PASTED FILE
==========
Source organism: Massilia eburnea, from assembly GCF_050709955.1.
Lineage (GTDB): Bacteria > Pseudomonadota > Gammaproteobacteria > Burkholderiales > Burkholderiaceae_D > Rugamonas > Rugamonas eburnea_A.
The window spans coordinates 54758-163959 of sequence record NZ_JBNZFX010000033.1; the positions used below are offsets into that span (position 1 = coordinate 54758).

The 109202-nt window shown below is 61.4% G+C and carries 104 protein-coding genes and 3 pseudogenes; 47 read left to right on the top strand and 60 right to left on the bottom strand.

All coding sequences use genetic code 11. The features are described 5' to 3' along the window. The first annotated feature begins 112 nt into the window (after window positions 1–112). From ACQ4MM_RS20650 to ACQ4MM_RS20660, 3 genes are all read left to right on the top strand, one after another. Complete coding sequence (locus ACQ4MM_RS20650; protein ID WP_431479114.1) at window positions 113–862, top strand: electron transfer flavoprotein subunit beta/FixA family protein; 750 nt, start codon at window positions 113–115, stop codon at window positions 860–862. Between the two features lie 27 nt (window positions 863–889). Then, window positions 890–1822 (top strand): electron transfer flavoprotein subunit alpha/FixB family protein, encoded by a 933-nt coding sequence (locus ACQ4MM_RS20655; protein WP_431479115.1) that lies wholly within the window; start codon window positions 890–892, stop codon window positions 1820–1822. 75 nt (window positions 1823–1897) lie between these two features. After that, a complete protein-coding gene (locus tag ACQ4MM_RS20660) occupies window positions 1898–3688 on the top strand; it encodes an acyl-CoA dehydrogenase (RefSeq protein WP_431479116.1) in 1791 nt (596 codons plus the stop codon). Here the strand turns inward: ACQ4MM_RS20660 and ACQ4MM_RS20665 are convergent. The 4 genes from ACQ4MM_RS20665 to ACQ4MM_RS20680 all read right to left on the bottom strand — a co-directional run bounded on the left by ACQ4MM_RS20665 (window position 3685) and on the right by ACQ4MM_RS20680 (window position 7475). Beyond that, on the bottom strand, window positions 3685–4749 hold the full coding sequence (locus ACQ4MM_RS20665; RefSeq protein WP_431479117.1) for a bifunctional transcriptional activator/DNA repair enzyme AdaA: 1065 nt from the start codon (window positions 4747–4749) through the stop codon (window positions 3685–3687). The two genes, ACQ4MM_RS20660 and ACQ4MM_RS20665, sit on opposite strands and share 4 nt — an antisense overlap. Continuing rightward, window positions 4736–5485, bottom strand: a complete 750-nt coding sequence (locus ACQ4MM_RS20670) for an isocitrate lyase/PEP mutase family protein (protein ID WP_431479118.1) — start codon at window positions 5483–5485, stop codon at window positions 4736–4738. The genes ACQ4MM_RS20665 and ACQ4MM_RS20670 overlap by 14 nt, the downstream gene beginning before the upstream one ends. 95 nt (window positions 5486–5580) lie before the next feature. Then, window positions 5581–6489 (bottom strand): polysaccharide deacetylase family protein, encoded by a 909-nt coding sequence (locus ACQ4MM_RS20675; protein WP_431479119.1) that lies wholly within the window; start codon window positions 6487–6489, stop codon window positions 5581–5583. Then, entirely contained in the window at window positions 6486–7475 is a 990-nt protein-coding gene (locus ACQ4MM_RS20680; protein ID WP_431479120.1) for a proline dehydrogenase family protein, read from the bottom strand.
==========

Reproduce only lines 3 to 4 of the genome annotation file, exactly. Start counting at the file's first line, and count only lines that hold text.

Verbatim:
The window spans coordinates 54758-163959 of sequence record NZ_JBNZFX010000033.1; the positions used below are offsets into that span (position 1 = coordinate 54758).

The 109202-nt window shown below is 61.4% G+C and carries 104 protein-coding genes and 3 pseudogenes; 47 read left to right on the top strand and 60 right to left on the bottom strand.